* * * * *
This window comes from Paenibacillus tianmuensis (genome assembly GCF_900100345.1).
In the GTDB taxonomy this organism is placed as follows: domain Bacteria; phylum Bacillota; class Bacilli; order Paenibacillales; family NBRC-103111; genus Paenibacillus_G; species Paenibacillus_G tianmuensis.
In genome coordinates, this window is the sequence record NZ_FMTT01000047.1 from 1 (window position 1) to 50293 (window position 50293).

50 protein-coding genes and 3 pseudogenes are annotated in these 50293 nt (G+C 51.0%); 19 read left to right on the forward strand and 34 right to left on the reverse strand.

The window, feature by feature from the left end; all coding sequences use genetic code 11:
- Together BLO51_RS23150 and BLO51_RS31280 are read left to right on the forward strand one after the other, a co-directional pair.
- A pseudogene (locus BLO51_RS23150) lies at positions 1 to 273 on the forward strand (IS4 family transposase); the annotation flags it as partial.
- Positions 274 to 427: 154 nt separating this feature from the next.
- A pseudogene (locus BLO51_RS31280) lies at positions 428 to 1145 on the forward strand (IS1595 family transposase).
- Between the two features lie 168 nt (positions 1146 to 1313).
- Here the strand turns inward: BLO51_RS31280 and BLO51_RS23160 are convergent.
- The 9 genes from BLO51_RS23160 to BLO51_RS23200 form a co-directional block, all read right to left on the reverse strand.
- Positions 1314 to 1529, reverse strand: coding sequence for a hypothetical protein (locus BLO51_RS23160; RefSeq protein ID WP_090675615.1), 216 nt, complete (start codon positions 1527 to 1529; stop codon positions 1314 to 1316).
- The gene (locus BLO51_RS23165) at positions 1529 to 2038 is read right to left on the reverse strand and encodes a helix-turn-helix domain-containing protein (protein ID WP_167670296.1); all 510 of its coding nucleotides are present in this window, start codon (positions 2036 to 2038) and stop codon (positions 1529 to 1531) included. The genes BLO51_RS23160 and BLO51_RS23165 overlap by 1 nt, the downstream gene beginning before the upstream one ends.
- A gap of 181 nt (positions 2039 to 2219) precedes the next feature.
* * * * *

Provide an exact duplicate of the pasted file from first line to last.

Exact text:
This window comes from Paenibacillus tianmuensis (genome assembly GCF_900100345.1).
In the GTDB taxonomy this organism is placed as follows: domain Bacteria; phylum Bacillota; class Bacilli; order Paenibacillales; family NBRC-103111; genus Paenibacillus_G; species Paenibacillus_G tianmuensis.
In genome coordinates, this window is the sequence record NZ_FMTT01000047.1 from 1 (window position 1) to 50293 (window position 50293).

50 protein-coding genes and 3 pseudogenes are annotated in these 50293 nt (G+C 51.0%); 19 read left to right on the forward strand and 34 right to left on the reverse strand.

The window, feature by feature from the left end; all coding sequences use genetic code 11:
- Together BLO51_RS23150 and BLO51_RS31280 are read left to right on the forward strand one after the other, a co-directional pair.
- A pseudogene (locus BLO51_RS23150) lies at positions 1 to 273 on the forward strand (IS4 family transposase); the annotation flags it as partial.
- Positions 274 to 427: 154 nt separating this feature from the next.
- A pseudogene (locus BLO51_RS31280) lies at positions 428 to 1145 on the forward strand (IS1595 family transposase).
- Between the two features lie 168 nt (positions 1146 to 1313).
- Here the strand turns inward: BLO51_RS31280 and BLO51_RS23160 are convergent.
- The 9 genes from BLO51_RS23160 to BLO51_RS23200 form a co-directional block, all read right to left on the reverse strand.
- Positions 1314 to 1529, reverse strand: coding sequence for a hypothetical protein (locus BLO51_RS23160; RefSeq protein ID WP_090675615.1), 216 nt, complete (start codon positions 1527 to 1529; stop codon positions 1314 to 1316).
- The gene (locus BLO51_RS23165) at positions 1529 to 2038 is read right to left on the reverse strand and encodes a helix-turn-helix domain-containing protein (protein ID WP_167670296.1); all 510 of its coding nucleotides are present in this window, start codon (positions 2036 to 2038) and stop codon (positions 1529 to 1531) included. The genes BLO51_RS23160 and BLO51_RS23165 overlap by 1 nt, the downstream gene beginning before the upstream one ends.
- A gap of 181 nt (positions 2039 to 2219) precedes the next feature.